Skin Protection Tips For Summer
June 7, 2014

Skin Protection Tips For Summer

Though it is not yet officially summer, summertime fun and activities are upon us, and most of these happen outside, in the sun. And even though a nice suntan looks lovely, it really is not good for us. In fact, Walgreens explains in an article about nine ways to protect our skin that a suntan is the body’s response to the ultraviolet radiation, otherwise called UV rays. These UV rays penetrate the skin and cause direct damage, and a tan is the first sign of that damage.

Suntans also cause people to age quicker by increasing wrinkles and creating sunspots, but worse are the long-term effects, which include skin cancer, the most common form of cancer diagnosed in both men and women in the US. Wearing broad-spectrum sunscreen, UV-blocking sunglasses, protective clothing, and a wide-brimmed hat are the primary ways to protect our skin in the summer months. Following are the other nine tips that Walgreens provides.

1) A Shot Glass Full Will Do

No, this is not for another round at poolside. See, it takes at least two ounces of sunscreen to protect our exposed skin from the sun’s damaging rays. Two ounces = one shot glass. So in our summertime kits – be those for the pool or the beach, the lake or the river – put a shot glass in there.

2) Apply and Reapply

On top of using a shot-glass worth of sunscreen, we must also make sure to apply sunscreen appropriately. First, we must apply it at least 15 to 20 minutes before sun exposure. Then, we must also reapply sunscreen about every two hours in order to stay properly covered.

3) Gotta Get Everywhere

When applying sunscreen, we must do so all over, so it is best to apply before dressing, especially when we put on our swimsuits. How many times have we put on sunscreen after putting on the suit only to find the next day that his lower back is cooked like a slab of bacon or she has a perfect bow burnt into her back? And do not forget to spread sunscreen into the hairline, ears, lips, back of the neck, tops of the feet, and hands.

4) Slather it on!

As we apply sunscreen, we need slather it on! It is best to buy new sunscreen as opposed to using last year’s bottle (which we should not have any way since we should be using at least a shot-glass full of sunscreen every two hours). If we have a bottle from the previous year, checking the expiration date is a must. They are usually good for at least three years, but newer is better in this case. We should use at least a 30 SPF or higher.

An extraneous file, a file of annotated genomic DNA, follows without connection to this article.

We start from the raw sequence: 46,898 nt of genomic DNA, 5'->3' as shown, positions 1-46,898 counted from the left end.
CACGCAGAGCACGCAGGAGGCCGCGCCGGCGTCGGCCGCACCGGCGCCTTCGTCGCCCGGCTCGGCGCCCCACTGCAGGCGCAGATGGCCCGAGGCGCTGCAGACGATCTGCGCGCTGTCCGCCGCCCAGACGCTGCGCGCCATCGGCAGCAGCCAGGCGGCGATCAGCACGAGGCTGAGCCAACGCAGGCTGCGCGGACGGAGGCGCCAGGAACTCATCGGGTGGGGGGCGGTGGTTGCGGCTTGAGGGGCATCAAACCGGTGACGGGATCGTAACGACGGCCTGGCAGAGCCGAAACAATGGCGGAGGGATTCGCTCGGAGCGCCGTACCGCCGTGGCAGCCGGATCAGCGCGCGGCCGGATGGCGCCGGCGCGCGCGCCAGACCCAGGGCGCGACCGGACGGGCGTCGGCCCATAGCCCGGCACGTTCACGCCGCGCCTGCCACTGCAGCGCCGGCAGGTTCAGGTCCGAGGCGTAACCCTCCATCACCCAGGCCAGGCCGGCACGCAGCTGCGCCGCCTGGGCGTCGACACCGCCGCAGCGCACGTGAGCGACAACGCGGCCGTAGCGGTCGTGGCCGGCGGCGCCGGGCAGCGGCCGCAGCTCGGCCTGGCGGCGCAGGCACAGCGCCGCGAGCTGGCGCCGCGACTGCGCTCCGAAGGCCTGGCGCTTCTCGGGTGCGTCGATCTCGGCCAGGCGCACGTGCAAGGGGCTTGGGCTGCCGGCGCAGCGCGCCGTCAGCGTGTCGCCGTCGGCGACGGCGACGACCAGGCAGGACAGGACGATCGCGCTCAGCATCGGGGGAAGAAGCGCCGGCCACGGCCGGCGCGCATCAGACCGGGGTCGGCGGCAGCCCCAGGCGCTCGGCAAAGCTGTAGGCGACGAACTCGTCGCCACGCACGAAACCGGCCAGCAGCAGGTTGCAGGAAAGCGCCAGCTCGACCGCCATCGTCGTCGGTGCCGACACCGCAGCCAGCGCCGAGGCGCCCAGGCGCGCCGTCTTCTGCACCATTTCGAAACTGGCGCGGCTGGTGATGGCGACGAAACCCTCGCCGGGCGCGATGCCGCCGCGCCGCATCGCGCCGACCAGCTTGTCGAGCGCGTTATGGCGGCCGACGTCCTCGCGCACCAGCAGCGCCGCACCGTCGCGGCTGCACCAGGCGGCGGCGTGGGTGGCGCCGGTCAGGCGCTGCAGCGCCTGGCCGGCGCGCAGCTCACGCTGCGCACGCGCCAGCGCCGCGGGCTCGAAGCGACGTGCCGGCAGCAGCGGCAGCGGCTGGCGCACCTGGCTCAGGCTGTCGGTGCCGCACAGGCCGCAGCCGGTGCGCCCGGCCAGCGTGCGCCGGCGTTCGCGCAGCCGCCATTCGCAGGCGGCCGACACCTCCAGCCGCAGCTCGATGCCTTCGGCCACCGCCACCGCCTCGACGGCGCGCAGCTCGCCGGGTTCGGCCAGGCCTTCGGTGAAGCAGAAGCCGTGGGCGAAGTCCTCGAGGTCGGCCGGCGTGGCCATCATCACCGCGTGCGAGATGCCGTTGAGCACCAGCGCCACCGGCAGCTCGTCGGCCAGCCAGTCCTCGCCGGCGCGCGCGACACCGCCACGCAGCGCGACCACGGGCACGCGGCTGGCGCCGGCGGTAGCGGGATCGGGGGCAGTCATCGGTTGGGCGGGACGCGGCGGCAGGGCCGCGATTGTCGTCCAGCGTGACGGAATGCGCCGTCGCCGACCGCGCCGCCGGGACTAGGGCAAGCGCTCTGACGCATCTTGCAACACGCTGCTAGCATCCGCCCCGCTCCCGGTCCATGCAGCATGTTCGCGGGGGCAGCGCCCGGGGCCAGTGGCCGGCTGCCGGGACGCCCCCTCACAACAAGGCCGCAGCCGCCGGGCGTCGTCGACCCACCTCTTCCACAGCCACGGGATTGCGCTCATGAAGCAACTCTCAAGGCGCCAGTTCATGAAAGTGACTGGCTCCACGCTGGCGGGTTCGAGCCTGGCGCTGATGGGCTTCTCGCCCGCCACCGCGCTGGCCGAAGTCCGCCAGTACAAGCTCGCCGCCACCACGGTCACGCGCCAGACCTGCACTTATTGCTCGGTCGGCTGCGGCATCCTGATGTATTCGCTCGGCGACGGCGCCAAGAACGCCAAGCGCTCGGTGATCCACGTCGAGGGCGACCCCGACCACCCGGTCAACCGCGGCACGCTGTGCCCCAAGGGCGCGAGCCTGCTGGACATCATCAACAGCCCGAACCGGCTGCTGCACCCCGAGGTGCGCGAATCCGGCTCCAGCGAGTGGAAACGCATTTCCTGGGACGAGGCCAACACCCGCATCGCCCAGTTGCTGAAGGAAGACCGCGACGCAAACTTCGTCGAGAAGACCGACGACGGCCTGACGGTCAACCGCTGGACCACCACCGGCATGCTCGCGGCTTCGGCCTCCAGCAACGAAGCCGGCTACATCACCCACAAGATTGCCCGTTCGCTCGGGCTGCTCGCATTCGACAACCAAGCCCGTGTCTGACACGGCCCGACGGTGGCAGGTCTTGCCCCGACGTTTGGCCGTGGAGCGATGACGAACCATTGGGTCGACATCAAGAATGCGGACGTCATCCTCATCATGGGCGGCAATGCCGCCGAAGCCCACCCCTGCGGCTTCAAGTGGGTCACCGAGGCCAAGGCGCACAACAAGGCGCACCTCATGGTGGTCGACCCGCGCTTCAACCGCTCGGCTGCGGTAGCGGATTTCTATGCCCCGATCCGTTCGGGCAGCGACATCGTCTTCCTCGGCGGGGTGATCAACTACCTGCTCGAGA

5) Choose Your Timing

The sun is at its most dangerous from 10am to 2pm, so try to stay indoors during that time. If one must be outdoors during these peak hours, then find protection in the environment by looking for shady spots.

6) Under Make-up, Too

That’s right; a great way to have added protection is to wear moisturizer with sunscreen in it or just sunscreen itself under face powder, bronzer, or foundation…even if these already have SPF in them. Instead of traditional lipstick, in the summer months use a lip gloss or balm with at least SPF 15 in it.

7) The Coolness of the Cover-up

As the Walgreen’s article states, “Look for loose-fitting outfits that you can pair with matching layering pieces. On the beach, pair sun-protective clothing and swimwear with accessories such as a lightweight, brimmed hat and UV-blocking sunglasses. If you’re outside during peak sun hours, stay cool under a colorful beach umbrella and wear clothing in layers.”

8) More Reasons for Antioxidants

There are studies that claim adding a topical antioxidant in addition to the sunscreen could provide even more protection from sun damage. It must be used in addition to sunscreen not as a replacement for it, though. Sunscreen is key.

9) Check Yourself

Monthly, we should do a head-to-toe skin self-exam. We need to know our skin up and down so that we can recognize any new or changing freckles, moles, or lesions, which are all indicative of skin damage and may mean something more like skin cancer. If we notice any changes at all, we need to contact our doctors for more information.

Skin cancer is pretty easily cured, but it is still scary and dangerous. Plus, it is one cancer that is pretty preventable if we are responsible with protecting our skin. These tips will hopefully remind us all to slather up, find some shade, wear proper clothing, get new sunglasses that protect our eyes, and rock the hat!

Image Credit: Thinkstock

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Rayshell E. Clapper is an Associate Professor of English at a rural college in Oklahoma where she teaches Creative Writing, Literature, and Composition classes. She has presented her original fiction and non-fiction at several conferences and events including: Scissortail Creative Writing Festival, Howlers and Yawpers Creativity Symposium, Southwest/Texas Pop Culture Association/American Culture Association Regional Conference, and Pop Culture Association/American Culture Association National Conference. Her publications include Cybersoleil Journal, Sugar Mule Literary Magazine, Red Dirt Anthology, Originals, and Oklahoma English Journal. Beyond her written works, she successfully created a writer's group in rural Oklahoma to support burgeoning writers. The written word is her passion, and all she experiences inspires that passion. She hopes to help inspire others through her words.

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